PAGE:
Does Making Patients Wait Come At A Price?

Lynn Homisak PRT

How long do patients (typically) wait in your office? Fifteen minutes? Thirty? Sixty? Two hours?

I say typically because there are times when we get knocked off our schedule. Sometimes the doctor (through no fault of his or her own) returns from surgery late. Sometimes an in-office emergency arises that requires immediate attention. Patients understand these extenuating circumstances.

What they do not understand is every time they present on time for their visit, they are forced to sit and wait. And wait. And wait. Sure, it is true that in many cases, patients forgive and forget unless it occurs again and again. More unfortunate is that often, the doctor never hears the patient’s complaint – and if the physician doesn’t hear it, did it really even happen?

Do not kid yourself. Just because you do not hear them complain, that does not mean they are not complaining. Ask any staff people about how many patient complaints they hear and they will fill your plate. The truth is patients are not only bellyaching to staff. After dumping an earful on staff, patients are quick to tell others, friends and family, about the long wait time in your office at every opportunity. You know the saying: one unhappy patient will tell 10 others and they will tell 10 more, etc. Enter Twitter and Facebook, and word travels at light speeds.

Some doctors maintain their time is valuable and they are worth waiting for but many of their patients feel differently, claiming their time is just as valuable. Would you tell your patient his life is less important? Patients argue that if they carve time out of their day and respect the scheduled appointment, they expect the physician to extend the same courtesy and consideration.

Other doctors may protest that it is the other way around. Patients do not respect them (or their time) and cite numbers regarding how many just do not show or call, leaving holes in their schedule. Holes don not pay the bills. So, is a patient logjam the best solution? Sadly, it is not the “no shows” who get penalized. It is the patients who keep their appointments and arrive on time only to be left lingering. Not exactly fair.

One author said, “Patients can cause delays by misrepresenting the reason for their visit, adding on complaints, arriving late to the appointment or being unprepared for the visit.”1 The reality is patients only do what they are allowed (or trained) to do. Improved operational systems, written policy and better training can rectify this. For whatever reason, doctors (or staff, on doctor’s orders) simply fail to exercise or enforce this manageable course of action.

There are a number of interactive blogs that address this hot subject with input from both sides of the table. If you have the time, read some of them.*2-5 (*Warning: NOT during patient hours!)

Admittedly, these blogs make some very logical points. One patient said she arrives at her doctor’s office in a good mood but the longer she waits, the grouchier she gets.3 (An angry patient is not always your most adherent patient or your biggest fan.) Another suggests leaving the “always late” doctor to find another, but not before writing a note and telling him or her why. Some just go straight to Yelp to give a bad review.5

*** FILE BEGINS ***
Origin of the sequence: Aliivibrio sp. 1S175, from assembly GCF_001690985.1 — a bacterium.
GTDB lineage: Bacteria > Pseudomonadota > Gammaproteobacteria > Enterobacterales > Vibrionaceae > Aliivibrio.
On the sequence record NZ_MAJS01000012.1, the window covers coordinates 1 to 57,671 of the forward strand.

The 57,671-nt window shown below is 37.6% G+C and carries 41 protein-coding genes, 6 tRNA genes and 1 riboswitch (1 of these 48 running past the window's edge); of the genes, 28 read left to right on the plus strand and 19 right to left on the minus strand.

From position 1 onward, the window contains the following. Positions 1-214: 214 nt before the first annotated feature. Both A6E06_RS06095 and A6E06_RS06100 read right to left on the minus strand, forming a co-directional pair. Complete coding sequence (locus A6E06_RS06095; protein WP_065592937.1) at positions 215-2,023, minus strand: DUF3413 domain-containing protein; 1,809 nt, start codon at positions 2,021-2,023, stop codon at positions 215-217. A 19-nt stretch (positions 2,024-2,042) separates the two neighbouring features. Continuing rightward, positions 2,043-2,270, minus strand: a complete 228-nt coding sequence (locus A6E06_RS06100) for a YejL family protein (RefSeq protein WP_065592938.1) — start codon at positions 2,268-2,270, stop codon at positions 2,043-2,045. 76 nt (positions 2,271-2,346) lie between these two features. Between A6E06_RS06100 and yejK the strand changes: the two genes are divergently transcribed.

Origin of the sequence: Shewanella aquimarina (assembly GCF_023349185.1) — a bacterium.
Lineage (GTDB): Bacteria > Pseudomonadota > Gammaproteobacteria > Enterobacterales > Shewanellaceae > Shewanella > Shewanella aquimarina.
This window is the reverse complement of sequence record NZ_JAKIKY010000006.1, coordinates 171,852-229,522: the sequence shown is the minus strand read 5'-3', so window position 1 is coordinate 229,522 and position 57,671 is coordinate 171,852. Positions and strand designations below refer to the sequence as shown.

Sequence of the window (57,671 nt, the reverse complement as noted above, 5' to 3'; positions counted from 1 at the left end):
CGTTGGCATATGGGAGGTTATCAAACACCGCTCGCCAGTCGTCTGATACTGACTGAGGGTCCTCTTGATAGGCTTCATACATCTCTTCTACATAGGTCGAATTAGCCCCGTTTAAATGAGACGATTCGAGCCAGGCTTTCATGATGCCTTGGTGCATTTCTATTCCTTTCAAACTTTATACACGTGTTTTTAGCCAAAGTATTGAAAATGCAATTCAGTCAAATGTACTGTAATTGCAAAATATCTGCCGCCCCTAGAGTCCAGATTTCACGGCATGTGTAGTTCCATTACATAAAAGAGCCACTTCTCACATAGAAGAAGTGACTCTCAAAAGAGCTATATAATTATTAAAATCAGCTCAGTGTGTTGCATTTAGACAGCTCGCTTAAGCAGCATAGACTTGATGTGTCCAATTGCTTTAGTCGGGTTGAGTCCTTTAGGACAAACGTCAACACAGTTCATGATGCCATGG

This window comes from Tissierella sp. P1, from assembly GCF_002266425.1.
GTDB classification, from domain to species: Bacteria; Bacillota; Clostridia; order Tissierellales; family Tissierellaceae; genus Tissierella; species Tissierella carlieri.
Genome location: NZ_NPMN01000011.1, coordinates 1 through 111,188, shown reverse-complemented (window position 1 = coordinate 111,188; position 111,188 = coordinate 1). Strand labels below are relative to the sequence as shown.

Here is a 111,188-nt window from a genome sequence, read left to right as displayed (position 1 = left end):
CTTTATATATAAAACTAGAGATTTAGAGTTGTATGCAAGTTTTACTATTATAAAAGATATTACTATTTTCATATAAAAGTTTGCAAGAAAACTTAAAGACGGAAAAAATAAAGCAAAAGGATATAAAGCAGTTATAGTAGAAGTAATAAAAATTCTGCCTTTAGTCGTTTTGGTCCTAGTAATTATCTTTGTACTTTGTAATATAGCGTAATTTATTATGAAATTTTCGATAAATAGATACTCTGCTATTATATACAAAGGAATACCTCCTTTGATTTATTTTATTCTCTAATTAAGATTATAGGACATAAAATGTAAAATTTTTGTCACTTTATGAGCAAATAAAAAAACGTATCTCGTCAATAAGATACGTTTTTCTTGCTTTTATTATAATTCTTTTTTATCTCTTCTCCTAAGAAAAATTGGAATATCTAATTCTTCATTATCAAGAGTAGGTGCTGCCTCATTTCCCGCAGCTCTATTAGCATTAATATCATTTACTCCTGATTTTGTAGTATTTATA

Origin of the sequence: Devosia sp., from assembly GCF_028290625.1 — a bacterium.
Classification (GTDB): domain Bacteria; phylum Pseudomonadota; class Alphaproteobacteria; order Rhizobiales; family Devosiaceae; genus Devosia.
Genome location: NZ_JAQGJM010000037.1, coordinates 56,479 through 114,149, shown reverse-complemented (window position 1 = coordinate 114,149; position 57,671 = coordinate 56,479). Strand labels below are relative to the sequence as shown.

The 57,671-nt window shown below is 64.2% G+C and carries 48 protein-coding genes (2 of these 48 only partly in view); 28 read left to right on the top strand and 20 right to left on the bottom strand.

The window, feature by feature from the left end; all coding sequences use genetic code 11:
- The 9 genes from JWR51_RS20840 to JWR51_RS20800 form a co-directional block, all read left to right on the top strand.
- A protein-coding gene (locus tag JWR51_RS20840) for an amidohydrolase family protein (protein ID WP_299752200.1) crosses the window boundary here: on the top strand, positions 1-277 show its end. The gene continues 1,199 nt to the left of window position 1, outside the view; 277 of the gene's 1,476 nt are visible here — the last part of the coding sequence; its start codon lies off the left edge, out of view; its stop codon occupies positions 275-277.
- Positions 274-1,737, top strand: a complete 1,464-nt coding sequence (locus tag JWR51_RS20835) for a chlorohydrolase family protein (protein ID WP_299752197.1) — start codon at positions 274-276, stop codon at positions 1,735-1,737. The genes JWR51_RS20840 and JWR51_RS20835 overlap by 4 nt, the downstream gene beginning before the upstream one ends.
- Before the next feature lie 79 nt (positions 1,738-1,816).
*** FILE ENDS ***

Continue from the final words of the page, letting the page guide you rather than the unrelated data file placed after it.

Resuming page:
One of the more interesting stories was about a woman who actually billed her doctor for the time she lost at work, while sitting for hours, waiting to be called into the office.4 Her argument was, “What’s good for the goose is good for the gander.” The doctor did the right thing by her. He reimbursed her for her “wasted” time.

But how many times must he do that? Perpetual apologies or gift cards can be great Band Aids, but are only temporary fixes. By taking a more proactive approach (e.g., identify why the problem keeps recurring; discussing with staff; reviewing current scheduling procedures and handing out surveys for patient feedback), we can gain fact-based knowledge that will allow a practice to improve ineffective operations. It can even reduce those “no shows.” This really is the only solution.

Of course, “running late” may not even apply to you but if it does, here is the takeaway. Do not make your reception room your “waiting” room. In fact, do not even refer to it as such since perception is reality. Most consumers and management experts agree that keeping patients waiting once in a while is unavoidable and even acceptable in some cases. However, if you choose to take a defensive position that “late is OK” and continue to consistently keep patients waiting too long in your office (20 minutes routinely is too long), also understand that, “What you resist persists.” Acme Foot and Ankle down the street would be happy to see your patients on time.

I know your mission is to provide quality care and customer service for each and every patient. Face it though. Patients expect an on-time schedule as part of that care.


1. Available at . Published July 7, 2011. Accessed May 5, 2014.
2. Available at

3. Available at .

4. Available at .

5. Available at .


Our podiatrist sees 40 patients a day with two medical assistants running three exam rooms at a time. Emergencies aside, we usually bring patients back as soon as they sign in, and patients are usually seen by the doc within the next 5 to 10 minutes. Our patients are always complimenting us on how much they love our office because we are always on schedule, and are able to plan their day around their appointment with no problems.

Jodi, thank you for your comments! I firmly believe that DPMs who delegate appropriate hands-on patient care to qualified staff is one way to help reduce wait times AND increase revenue to boot! Sounds like you are doing a lot of things right. Congratulations on keeping your office on time. I'm sure your patients appreciate it!

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